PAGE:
Website of ‘the world’s hidden wonders’ shines spotlight on Brampton sculpture


Published May 26, 2023 at 11:54 am

GhostTrain by artist Ron Baird pays tribute to the role railways had in shaping Brampton.

An artist’s tribute to Brampton’s shared history with the railroad has found its way onto a popular travel website for adventurers looking to take the road less travelled.

Atlas Obscura, which prides itself as “the definitive guide to the world’s hidden wonders,” is a travel website with the claim to fame of featuring the most unusual, strange, secret, and amazing places on the planet.

Users can submit their secret spots to Atlas Obscura’s interactive map, but only locations that meet the website’s criteria of the weird and wonderful make the list like the Dotsero Crater (Colorado’s only active volcano), Mexico’s Las Playitas oasis, and the remains of a Victorian-era village and cemetery in Mississauga.

But one new addition to the roster of hidden gems may be familiar to Bramptonians, as the Ghost Train sculpture at Mount Pleasant Village – the Ghost Train.

An instalation by artist Ron Baird titles “Three screens (time, tracks, trestle bridge)” at 101 Commuter Drive in Brampton.

Crafted by artist Ron Baird in 2011, Ghost Train represents the actual size and type of steam engine that travelled the rails of the Grand Trunk Railroad in Brampton in the 1800s. The piece is one of four by Baird that honours the economic boom brought by the railroad that helped transform Brampton into what it is today.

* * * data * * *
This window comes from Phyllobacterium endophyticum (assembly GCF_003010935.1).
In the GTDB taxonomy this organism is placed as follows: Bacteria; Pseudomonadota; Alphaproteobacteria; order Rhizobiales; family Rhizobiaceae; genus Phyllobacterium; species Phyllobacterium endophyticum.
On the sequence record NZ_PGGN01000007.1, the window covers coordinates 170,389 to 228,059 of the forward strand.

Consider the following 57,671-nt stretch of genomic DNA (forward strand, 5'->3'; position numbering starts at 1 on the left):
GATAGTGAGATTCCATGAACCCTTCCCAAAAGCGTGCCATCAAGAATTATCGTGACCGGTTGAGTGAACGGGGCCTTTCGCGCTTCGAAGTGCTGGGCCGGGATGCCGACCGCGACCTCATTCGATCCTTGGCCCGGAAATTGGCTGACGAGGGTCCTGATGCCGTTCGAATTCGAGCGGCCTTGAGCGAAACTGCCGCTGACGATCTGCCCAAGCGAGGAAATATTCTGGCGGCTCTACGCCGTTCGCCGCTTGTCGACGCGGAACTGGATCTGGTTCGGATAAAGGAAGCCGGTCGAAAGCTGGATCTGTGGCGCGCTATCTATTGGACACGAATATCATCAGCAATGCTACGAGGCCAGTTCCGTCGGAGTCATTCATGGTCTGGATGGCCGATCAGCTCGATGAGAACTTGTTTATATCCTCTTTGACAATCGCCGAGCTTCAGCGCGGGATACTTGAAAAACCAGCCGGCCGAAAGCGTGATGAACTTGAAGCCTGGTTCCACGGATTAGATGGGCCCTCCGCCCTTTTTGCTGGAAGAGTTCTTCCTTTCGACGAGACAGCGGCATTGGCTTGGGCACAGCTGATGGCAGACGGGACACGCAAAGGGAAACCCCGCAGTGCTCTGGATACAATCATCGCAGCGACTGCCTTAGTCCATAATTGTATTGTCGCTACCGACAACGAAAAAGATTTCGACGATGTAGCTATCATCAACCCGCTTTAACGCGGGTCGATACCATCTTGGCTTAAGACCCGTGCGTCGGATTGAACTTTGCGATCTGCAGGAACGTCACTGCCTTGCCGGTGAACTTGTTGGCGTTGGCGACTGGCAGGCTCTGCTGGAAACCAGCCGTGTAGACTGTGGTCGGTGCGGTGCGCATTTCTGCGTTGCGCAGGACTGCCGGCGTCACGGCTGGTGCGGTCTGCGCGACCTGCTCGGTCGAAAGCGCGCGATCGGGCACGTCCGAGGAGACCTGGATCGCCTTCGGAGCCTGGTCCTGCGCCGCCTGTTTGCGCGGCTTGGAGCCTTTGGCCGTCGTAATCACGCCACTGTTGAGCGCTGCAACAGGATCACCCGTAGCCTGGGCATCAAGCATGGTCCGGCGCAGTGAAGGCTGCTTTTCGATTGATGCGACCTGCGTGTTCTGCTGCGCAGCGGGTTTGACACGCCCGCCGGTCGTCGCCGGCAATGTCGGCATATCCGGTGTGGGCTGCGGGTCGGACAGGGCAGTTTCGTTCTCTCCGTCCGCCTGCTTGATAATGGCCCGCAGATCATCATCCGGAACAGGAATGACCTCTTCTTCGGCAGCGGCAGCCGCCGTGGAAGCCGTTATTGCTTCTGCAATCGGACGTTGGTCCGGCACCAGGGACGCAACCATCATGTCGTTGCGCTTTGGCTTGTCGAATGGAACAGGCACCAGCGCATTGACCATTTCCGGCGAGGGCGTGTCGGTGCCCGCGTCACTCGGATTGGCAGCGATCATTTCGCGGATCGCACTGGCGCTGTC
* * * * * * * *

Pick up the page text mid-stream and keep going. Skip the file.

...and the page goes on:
Ghost Train reveals silhouettes and images as the viewer moves around the piece, making for an interactive and transformative viewing experience of the work.

“Brampton was simply four corners, there was nothing happening here and there was a huge economic explosion once that train track arrived…and in fact, it was really the trains that made Brampton,” Baird said in a video about his piece.

A renowned artist with over 300 projects under his belt, Baird’s sculptures have had a wide range of subjects and dedications, including emergency workers, Canadian peace-keeping efforts, Indigenous history, and much more.

His style has been credited as developing “a new aesthetic form in Canada, sculpture in the context of architecture” by art historian, critic and Royal Society of Canada inductee Joan Murray.

Ghost Train was submitted by user Lisa66 and is currently the only Brampton location on the website’s map.

You can check out the posting about Ghost Train on Atlas Obscura or head down to Mount Pleasant Village to see the piece and Baird’s other sculptures for yourself.

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